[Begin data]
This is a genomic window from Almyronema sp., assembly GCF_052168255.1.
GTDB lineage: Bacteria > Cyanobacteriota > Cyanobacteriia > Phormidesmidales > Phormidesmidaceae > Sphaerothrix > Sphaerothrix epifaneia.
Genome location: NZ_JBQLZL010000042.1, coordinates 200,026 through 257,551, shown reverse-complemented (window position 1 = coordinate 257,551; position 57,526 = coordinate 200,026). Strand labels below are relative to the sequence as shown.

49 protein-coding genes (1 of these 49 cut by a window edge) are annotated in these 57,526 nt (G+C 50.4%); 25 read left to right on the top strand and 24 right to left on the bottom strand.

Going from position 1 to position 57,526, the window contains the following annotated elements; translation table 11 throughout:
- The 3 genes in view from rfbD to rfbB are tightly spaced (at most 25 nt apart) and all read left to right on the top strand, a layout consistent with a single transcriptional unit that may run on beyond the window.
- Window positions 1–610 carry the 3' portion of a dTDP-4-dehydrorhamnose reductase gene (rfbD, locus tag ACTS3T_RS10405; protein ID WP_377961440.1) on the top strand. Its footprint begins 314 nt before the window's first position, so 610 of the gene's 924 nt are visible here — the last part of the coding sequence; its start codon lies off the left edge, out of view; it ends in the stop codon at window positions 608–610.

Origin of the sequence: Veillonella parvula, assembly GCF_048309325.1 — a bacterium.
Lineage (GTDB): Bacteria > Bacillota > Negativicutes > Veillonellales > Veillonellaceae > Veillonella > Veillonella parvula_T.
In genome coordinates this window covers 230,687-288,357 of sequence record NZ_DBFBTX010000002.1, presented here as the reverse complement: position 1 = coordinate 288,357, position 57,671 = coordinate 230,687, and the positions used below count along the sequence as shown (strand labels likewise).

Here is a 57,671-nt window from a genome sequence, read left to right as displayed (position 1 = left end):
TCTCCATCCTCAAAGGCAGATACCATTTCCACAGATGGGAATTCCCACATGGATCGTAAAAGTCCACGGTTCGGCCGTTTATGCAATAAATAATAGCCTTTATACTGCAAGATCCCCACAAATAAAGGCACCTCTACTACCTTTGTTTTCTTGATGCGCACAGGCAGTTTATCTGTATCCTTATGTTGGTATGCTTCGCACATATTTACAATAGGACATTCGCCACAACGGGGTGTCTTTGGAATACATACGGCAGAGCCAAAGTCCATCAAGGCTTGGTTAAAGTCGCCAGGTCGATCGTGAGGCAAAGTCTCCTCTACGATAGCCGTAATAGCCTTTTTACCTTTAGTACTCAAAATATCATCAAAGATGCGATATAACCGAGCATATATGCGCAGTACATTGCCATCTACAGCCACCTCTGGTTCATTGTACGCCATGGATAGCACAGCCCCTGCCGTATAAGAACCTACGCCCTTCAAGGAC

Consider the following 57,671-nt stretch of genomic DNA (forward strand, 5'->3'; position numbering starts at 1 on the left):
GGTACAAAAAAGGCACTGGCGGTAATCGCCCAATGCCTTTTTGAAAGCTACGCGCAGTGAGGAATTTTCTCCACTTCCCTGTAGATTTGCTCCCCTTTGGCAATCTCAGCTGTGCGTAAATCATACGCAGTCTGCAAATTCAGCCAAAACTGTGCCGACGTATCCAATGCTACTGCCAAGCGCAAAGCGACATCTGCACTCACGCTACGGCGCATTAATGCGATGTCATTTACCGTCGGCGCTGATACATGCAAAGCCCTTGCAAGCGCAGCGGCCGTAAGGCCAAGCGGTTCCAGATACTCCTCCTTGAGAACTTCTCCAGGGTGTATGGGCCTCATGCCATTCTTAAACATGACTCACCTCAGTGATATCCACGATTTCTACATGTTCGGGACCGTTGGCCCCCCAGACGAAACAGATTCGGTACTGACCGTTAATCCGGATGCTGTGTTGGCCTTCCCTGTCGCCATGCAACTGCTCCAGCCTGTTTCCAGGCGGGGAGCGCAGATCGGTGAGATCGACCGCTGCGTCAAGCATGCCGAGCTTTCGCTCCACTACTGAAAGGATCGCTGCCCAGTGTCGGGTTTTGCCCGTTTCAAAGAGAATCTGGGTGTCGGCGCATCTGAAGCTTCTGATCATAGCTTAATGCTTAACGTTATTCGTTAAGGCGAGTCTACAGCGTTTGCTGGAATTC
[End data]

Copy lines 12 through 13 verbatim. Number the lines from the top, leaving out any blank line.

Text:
TCTCCATCCTCAAAGGCAGATACCATTTCCACAGATGGGAATTCCCACATGGATCGTAAAAGTCCACGGTTCGGCCGTTTATGCAATAAATAATAGCCTTTATACTGCAAGATCCCCACAAATAAAGGCACCTCTACTACCTTTGTTTTCTTGATGCGCACAGGCAGTTTATCTGTATCCTTATGTTGGTATGCTTCGCACATATTTACAATAGGACATTCGCCACAACGGGGTGTCTTTGGAATACATACGGCAGAGCCAAAGTCCATCAAGGCTTGGTTAAAGTCGCCAGGTCGATCGTGAGGCAAAGTCTCCTCTACGATAGCCGTAATAGCCTTTTTACCTTTAGTACTCAAAATATCATCAAAGATGCGATATAACCGAGCATATATGCGCAGTACATTGCCATCTACAGCCACCTCTGGTTCATTGTACGCCATGGATAGCACAGCCCCTGCCGTATAAGAACCTACGCCCTTCAAGGAC

Consider the following 57,671-nt stretch of genomic DNA (forward strand, 5'->3'; position numbering starts at 1 on the left):